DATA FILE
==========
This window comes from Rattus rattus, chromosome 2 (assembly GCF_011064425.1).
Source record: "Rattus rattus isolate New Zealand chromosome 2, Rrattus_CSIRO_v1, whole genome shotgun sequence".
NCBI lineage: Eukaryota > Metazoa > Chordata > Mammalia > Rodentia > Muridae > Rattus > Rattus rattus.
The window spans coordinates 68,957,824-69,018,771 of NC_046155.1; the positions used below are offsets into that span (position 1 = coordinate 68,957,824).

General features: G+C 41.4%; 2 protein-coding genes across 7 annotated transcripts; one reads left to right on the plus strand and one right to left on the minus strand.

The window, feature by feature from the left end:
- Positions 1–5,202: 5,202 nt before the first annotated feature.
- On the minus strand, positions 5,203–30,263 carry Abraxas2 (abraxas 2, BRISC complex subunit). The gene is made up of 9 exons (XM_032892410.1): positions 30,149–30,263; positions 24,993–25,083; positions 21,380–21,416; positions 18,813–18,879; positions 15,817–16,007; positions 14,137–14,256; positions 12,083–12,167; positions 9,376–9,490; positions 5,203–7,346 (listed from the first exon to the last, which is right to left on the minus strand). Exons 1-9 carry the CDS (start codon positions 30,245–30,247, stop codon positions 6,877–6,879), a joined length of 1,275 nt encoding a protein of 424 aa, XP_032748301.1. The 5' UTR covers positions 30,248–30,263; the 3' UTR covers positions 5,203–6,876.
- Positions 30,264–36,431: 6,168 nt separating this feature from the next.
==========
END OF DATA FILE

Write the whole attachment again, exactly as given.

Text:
This window comes from Rattus rattus, chromosome 2 (assembly GCF_011064425.1).
Source record: "Rattus rattus isolate New Zealand chromosome 2, Rrattus_CSIRO_v1, whole genome shotgun sequence".
NCBI lineage: Eukaryota > Metazoa > Chordata > Mammalia > Rodentia > Muridae > Rattus > Rattus rattus.
The window spans coordinates 68,957,824-69,018,771 of NC_046155.1; the positions used below are offsets into that span (position 1 = coordinate 68,957,824).

General features: G+C 41.4%; 2 protein-coding genes across 7 annotated transcripts; one reads left to right on the plus strand and one right to left on the minus strand.

The window, feature by feature from the left end:
- Positions 1–5,202: 5,202 nt before the first annotated feature.
- On the minus strand, positions 5,203–30,263 carry Abraxas2 (abraxas 2, BRISC complex subunit). The gene is made up of 9 exons (XM_032892410.1): positions 30,149–30,263; positions 24,993–25,083; positions 21,380–21,416; positions 18,813–18,879; positions 15,817–16,007; positions 14,137–14,256; positions 12,083–12,167; positions 9,376–9,490; positions 5,203–7,346 (listed from the first exon to the last, which is right to left on the minus strand). Exons 1-9 carry the CDS (start codon positions 30,245–30,247, stop codon positions 6,877–6,879), a joined length of 1,275 nt encoding a protein of 424 aa, XP_032748301.1. The 5' UTR covers positions 30,248–30,263; the 3' UTR covers positions 5,203–6,876.
- Positions 30,264–36,431: 6,168 nt separating this feature from the next.